Plate Tectonics - PHET

Heather Houlton (lead designer}, Noah Podolefsky (lead designer, interviewer), Jonathan Olson (developer), Kathy Perkins, Suzy Loper, Kevin Beals, Lauren Brodsky, Phaela Peck, Kat Quigley, Emily Moore (interviewer)
Type Category
Instructional Materials
Numerical/Computer Model , Interactive Simulation
This resource, vetted by NSTA curators, is provided to teachers along with suggested modifications to make it more in line with the vision of the NGSS. While not considered to be "fully aligned," the resources and expert recommendations provide teachers with concrete examples and expert guidance using the EQuIP rubric to adapted existing resources. Read more here.


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When clicking on "View this Resource", it takes you to a sketchy website, called Texas


Plate Tectonics is an interactive simulation in which users design scenarios involving plate interactions and observe the results over time. The simulation consists of two screens.  In the first, entitled Crust, students can investigate the physical characteristics of temperature and density for either oceanic or continental crusts.  In the second screen, entitled Plate Motion, students will select the crusts and plate boundaries for each run. Students can then select either manual or automatic mode.  In order to access any of the teacher resources, educators must create a free account. Working with the simulation would take one classroom period of 45 - 60 minutes; the construction of an explanation for the observed phenomenon would take an additional class period. Plate Tectonics runs on a Windows platform and requires the latest version of Java.

Intended Audience

Educator and learner
Educational Level
  • Grade 9
  • Middle School
  • Grade 8
  • Grade 7
  • Grade 6
Access Restrictions

Free access with user action - The right to view and/or download material without financial barriers but users are required to register or experience some other low-barrier to use.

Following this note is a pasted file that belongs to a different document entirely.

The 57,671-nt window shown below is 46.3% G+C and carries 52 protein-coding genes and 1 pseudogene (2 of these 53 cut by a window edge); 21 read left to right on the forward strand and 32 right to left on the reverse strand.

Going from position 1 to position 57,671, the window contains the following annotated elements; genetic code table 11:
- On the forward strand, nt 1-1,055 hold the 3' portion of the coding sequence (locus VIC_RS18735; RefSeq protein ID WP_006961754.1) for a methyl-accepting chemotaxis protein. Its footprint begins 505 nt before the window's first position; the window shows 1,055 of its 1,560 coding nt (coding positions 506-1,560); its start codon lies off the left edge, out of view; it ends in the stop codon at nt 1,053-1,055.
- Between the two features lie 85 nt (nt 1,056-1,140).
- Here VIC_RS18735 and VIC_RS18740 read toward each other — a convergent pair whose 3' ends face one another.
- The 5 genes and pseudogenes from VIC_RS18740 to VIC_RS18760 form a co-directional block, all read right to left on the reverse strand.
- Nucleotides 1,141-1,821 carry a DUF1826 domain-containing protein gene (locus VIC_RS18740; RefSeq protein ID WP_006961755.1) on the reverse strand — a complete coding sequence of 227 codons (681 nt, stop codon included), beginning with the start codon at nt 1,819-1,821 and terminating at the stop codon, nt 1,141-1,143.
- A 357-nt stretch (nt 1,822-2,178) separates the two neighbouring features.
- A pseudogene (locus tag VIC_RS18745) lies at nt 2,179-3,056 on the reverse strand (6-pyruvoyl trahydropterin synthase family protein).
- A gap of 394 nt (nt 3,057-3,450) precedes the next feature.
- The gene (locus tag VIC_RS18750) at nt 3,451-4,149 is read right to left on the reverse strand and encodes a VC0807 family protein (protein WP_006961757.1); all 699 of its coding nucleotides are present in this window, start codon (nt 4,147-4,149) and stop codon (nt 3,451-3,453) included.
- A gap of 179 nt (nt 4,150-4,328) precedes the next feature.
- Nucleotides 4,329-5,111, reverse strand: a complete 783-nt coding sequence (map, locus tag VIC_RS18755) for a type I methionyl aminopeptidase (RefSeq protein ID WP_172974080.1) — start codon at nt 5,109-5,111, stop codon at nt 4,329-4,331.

Performance Expectations

MS-ESS2-2 Construct an explanation based on evidence for how geoscience processes have changed Earth's surface at varying time and spatial scales.

Clarification Statement: Emphasis is on how processes change Earth’s surface at time and spatial scales that can be large (such as slow plate motions or the uplift of large mountain ranges) or small (such as rapid landslides or microscopic geochemical reactions), and how many geoscience processes (such as earthquakes, volcanoes, and meteor impacts) usually behave gradually but are punctuated by catastrophic events. Examples of geoscience processes include surface weathering and deposition by the movements of water, ice, and wind. Emphasis is on geoscience processes that shape local geographic features, where appropriate.

Assessment Boundary: none

This resource appears to be designed to build towards this performance expectation, though the resource developer has not explicitly stated so.

Comments about Including the Performance Expectation
Plate Tectonics, through its interactive screens, provides students an opportunity to explore and gather the information necessary to construct explanations for how plate interactions have changed Earth’s surface over time. Students can investigate the physical properties of oceanic and continental plates, as well as the results of convergent, divergent and transform plate movements. Since the sole purpose of the simulation is to provide the information necessary to construct explanations, teachers should require students to write detailed accounts, with accompanying illustrations, for each scenario in their lab notebooks. Later, students can use these summaries as supporting evidence in their narratives. In order to achieve the Performance Expectation, teachers will need to create the writing prompts for students to use when they construct their explanations. The use of the simulation is not intuitive; teachers might want to utilize several of the teacher submitted activities as models for classroom lessons. In particular, the lesson by Cesar Duran provides step-by-step instructions for using the simulation. Teachers should note one omission in the simulation. In the continental/continental collision scenario, the simulation begins with the collision of the two continental plates; there is no reference to the seafloor subduction and trench collapse that occurs prior to the collision.

Science and Engineering Practices

This resource is explicitly designed to build towards this science and engineering practice.

Comments about Including the Science and Engineering Practice
In Plate Tectonics, students create scenarios to investigate plate movements. When using the computer simulation, students select both the types of crust (oceanic and/or continental) and the type of plate movement (divergent, convergent or transform). Should time be a factor in the classroom, teachers may want students to brainstorm the different scenarios and then divide up the work. Once the scenarios are completed, students could share their results with the rest of the class. In this way, individual students would have more information to use in constructing their explanations.